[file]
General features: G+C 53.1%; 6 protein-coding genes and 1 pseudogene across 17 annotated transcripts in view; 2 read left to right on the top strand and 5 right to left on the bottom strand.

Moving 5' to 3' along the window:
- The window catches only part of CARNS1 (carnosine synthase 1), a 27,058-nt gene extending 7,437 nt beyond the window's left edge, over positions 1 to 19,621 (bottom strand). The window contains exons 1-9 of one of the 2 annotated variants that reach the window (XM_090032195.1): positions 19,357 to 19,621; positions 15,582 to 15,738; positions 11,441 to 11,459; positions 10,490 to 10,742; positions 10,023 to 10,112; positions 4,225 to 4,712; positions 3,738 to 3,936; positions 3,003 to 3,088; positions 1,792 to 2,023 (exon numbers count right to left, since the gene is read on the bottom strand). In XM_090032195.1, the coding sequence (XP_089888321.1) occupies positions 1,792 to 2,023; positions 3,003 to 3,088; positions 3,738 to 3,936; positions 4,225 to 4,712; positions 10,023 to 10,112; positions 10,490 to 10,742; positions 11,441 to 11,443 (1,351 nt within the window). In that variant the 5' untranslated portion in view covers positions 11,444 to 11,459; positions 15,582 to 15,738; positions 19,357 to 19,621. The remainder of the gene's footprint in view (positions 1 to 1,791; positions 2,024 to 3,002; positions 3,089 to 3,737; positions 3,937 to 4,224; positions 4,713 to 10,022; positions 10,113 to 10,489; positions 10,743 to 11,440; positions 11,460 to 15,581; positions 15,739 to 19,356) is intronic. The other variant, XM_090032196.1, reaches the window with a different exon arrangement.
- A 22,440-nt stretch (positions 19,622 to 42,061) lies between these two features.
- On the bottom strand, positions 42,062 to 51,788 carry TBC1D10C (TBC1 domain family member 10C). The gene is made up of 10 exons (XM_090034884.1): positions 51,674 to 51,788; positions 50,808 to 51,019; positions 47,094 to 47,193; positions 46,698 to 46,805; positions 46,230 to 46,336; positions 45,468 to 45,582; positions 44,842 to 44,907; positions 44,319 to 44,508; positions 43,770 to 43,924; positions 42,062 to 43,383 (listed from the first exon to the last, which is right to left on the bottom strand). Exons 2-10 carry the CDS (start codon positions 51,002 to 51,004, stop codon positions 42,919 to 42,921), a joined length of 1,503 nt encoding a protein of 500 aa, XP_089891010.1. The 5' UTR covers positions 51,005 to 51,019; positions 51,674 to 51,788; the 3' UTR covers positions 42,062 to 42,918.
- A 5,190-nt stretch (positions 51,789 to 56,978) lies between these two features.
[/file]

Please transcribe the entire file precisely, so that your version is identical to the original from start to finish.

General features: G+C 53.1%; 6 protein-coding genes and 1 pseudogene across 17 annotated transcripts in view; 2 read left to right on the top strand and 5 right to left on the bottom strand.

Moving 5' to 3' along the window:
- The window catches only part of CARNS1 (carnosine synthase 1), a 27,058-nt gene extending 7,437 nt beyond the window's left edge, over positions 1 to 19,621 (bottom strand). The window contains exons 1-9 of one of the 2 annotated variants that reach the window (XM_090032195.1): positions 19,357 to 19,621; positions 15,582 to 15,738; positions 11,441 to 11,459; positions 10,490 to 10,742; positions 10,023 to 10,112; positions 4,225 to 4,712; positions 3,738 to 3,936; positions 3,003 to 3,088; positions 1,792 to 2,023 (exon numbers count right to left, since the gene is read on the bottom strand). In XM_090032195.1, the coding sequence (XP_089888321.1) occupies positions 1,792 to 2,023; positions 3,003 to 3,088; positions 3,738 to 3,936; positions 4,225 to 4,712; positions 10,023 to 10,112; positions 10,490 to 10,742; positions 11,441 to 11,443 (1,351 nt within the window). In that variant the 5' untranslated portion in view covers positions 11,444 to 11,459; positions 15,582 to 15,738; positions 19,357 to 19,621. The remainder of the gene's footprint in view (positions 1 to 1,791; positions 2,024 to 3,002; positions 3,089 to 3,737; positions 3,937 to 4,224; positions 4,713 to 10,022; positions 10,113 to 10,489; positions 10,743 to 11,440; positions 11,460 to 15,581; positions 15,739 to 19,356) is intronic. The other variant, XM_090032196.1, reaches the window with a different exon arrangement.
- A 22,440-nt stretch (positions 19,622 to 42,061) lies between these two features.
- On the bottom strand, positions 42,062 to 51,788 carry TBC1D10C (TBC1 domain family member 10C). The gene is made up of 10 exons (XM_090034884.1): positions 51,674 to 51,788; positions 50,808 to 51,019; positions 47,094 to 47,193; positions 46,698 to 46,805; positions 46,230 to 46,336; positions 45,468 to 45,582; positions 44,842 to 44,907; positions 44,319 to 44,508; positions 43,770 to 43,924; positions 42,062 to 43,383 (listed from the first exon to the last, which is right to left on the bottom strand). Exons 2-10 carry the CDS (start codon positions 51,002 to 51,004, stop codon positions 42,919 to 42,921), a joined length of 1,503 nt encoding a protein of 500 aa, XP_089891010.1. The 5' UTR covers positions 51,005 to 51,019; positions 51,674 to 51,788; the 3' UTR covers positions 42,062 to 42,918.
- A 5,190-nt stretch (positions 51,789 to 56,978) lies between these two features.